“THERE’S a lizard on my lawn”, “My neighbour’s washing machine is too loud”, and “My finger is stuck in a bottle” − just three of the latest ‘dilemmas’ that have prompted people to call the police 101 number.
West Midlands Police has issued a timely reminder over what warrants a call to the 101 non-emergency hotline as the force enters its busiest period for call centre demand.
July has recorded the highest monthly tally of 101 calls in each of the last three years with anti-social behaviour, rowdy summer parties, domestic abuse, and alcohol related incidents keeping cops busy.
But among the genuine calls for service West Midlands Police phone staff field hundreds of inappropriate questions or demands from members of the public.
In the last month alone advisors have taken calls from people about injured birds, parcel delivery complaints, and salary payment delays, plus general requests for phone numbers and even a query about the length of time between red and amber traffic lights.
Head of Force Contact, Chief Superintendent Jim Andronov, said: “The 101 number provides a vital service for people to contact us for non-emergency matters − but some people treat it as a general directory service.
“We take literally hundreds of spurious calls a month and these take up valuable police time and delay us dealing with genuine police matters.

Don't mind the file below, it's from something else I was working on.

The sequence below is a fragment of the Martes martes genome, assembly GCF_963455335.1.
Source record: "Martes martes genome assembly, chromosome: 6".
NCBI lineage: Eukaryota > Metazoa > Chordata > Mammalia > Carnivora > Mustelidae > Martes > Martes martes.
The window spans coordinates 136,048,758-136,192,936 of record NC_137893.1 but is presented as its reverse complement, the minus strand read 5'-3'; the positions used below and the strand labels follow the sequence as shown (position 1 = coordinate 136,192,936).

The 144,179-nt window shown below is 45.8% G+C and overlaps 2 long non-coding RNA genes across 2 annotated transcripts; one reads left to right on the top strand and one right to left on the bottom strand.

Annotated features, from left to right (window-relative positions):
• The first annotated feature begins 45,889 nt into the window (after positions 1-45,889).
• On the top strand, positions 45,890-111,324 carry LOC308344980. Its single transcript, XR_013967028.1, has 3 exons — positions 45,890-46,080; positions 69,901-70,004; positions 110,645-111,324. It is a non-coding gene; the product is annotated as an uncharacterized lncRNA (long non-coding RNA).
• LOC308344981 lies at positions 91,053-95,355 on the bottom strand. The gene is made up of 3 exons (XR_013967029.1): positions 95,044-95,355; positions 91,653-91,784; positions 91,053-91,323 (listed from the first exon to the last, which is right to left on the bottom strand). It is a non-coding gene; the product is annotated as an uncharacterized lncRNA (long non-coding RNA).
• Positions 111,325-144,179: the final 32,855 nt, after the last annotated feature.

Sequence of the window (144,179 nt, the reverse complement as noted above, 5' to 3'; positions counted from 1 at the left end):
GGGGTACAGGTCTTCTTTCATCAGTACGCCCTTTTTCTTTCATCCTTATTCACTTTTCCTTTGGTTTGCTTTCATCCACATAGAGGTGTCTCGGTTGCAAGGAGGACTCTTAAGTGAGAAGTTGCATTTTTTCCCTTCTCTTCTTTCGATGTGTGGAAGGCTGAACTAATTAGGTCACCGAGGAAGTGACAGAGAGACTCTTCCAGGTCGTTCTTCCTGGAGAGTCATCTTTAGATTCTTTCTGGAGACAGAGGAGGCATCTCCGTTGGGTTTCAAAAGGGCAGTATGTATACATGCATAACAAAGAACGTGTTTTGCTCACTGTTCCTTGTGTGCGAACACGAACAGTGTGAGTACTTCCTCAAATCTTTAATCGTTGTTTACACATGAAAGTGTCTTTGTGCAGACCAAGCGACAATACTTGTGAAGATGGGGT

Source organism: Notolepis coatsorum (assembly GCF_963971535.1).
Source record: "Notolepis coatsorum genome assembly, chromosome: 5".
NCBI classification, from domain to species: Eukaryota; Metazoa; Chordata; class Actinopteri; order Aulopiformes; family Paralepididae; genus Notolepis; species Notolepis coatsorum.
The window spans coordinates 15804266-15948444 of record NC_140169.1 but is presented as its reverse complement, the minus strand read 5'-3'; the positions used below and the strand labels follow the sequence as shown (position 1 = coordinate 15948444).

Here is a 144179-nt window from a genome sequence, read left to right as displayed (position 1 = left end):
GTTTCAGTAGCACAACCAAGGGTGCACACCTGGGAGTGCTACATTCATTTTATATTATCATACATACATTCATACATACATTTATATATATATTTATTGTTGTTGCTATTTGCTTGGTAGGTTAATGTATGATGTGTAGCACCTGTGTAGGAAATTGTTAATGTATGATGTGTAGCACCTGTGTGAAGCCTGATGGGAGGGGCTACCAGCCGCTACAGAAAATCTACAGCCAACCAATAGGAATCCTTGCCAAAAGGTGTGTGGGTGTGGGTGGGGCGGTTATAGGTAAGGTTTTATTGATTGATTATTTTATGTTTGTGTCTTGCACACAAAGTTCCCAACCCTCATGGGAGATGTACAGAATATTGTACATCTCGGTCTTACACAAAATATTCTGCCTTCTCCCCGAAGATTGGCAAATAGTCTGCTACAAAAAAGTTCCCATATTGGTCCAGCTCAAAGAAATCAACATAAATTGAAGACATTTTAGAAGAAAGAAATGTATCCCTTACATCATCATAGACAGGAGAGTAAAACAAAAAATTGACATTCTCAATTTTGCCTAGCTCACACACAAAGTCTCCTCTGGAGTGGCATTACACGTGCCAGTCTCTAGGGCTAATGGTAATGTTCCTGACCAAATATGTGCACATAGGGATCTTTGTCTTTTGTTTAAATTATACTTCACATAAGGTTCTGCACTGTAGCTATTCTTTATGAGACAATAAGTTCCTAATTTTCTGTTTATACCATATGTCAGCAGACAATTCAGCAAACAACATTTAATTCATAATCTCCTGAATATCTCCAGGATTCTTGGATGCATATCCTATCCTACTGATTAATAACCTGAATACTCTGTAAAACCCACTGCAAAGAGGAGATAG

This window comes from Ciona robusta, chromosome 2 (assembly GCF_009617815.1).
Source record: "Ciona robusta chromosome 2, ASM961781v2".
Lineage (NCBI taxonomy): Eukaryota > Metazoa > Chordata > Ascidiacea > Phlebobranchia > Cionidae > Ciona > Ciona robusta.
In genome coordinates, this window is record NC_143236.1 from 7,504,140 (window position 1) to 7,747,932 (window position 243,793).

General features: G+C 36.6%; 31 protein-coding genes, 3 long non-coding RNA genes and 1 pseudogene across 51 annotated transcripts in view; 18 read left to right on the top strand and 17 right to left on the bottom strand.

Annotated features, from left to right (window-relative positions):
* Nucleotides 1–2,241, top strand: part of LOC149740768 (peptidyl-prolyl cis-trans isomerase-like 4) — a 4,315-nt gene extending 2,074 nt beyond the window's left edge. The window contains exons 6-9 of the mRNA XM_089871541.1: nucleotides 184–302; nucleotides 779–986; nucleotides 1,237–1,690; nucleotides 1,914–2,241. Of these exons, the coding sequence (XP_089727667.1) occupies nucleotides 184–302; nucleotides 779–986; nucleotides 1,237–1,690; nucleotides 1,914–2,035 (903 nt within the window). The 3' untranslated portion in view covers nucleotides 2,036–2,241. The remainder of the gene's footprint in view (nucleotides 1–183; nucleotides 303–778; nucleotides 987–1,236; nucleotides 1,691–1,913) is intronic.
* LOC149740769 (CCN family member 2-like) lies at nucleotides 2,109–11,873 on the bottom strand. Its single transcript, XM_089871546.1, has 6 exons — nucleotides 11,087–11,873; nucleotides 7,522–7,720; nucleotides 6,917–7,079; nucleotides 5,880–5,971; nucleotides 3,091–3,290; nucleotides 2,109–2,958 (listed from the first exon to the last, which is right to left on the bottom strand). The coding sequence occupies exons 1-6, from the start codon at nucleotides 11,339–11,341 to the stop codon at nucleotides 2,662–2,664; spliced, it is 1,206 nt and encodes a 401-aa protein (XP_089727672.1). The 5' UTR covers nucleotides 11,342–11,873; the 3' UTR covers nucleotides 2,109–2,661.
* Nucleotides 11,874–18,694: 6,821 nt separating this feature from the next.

“Many of the queries could be resolved with a simple internet search so our message is: Think Before You Call.”
Examples of the proper use of 101 include reporting a car as stolen, damaged property, or anyone suspecting drug dealing in their neighbourhood.
Throughout July the Police will be issuing a selection of 101 audio to highlight some of the inappropriate calls, starting with the story of a Lizard on the Lawn captured in Solihull.
Chief Supt Andronov, added: “It’s an amusing call – the man initially suggests it’s a 12-foot lizard on the loose, which would have been a police matter, but quickly corrects himself by confirming it was 12-inches in length.
“The call handler is very courteous, shares a joke with the man, and ultimately suggests he asks neighbours or contacts the local RSPCA office.
“But on a serious note matters like this are clearly not police incidents.
“Similarly the police do not have powers to prosecute for noise nuisance − including noisy washing machines − or for removing graffiti, both of which are council issues.
“A quick internet search, or using sites like Ask the Police, would quickly clear up confusion like this and keep our call centres free to deal with more pressing matters.”
The pressure on call centres is further exacerbated by calls about payment of fines, penalty notices and road traffic collision investigation − none of which are dealt with by Force Contact but instead by West Midlands Police’s Traffic Process Office.
Motorists don’t have to spend time calling 101 to get through to these departments: they both have dedicated email addresses.
The Central Ticket Office handles fines, fixed penalty notices and speeding offences and can be contacted via email at firstname.lastname@example.org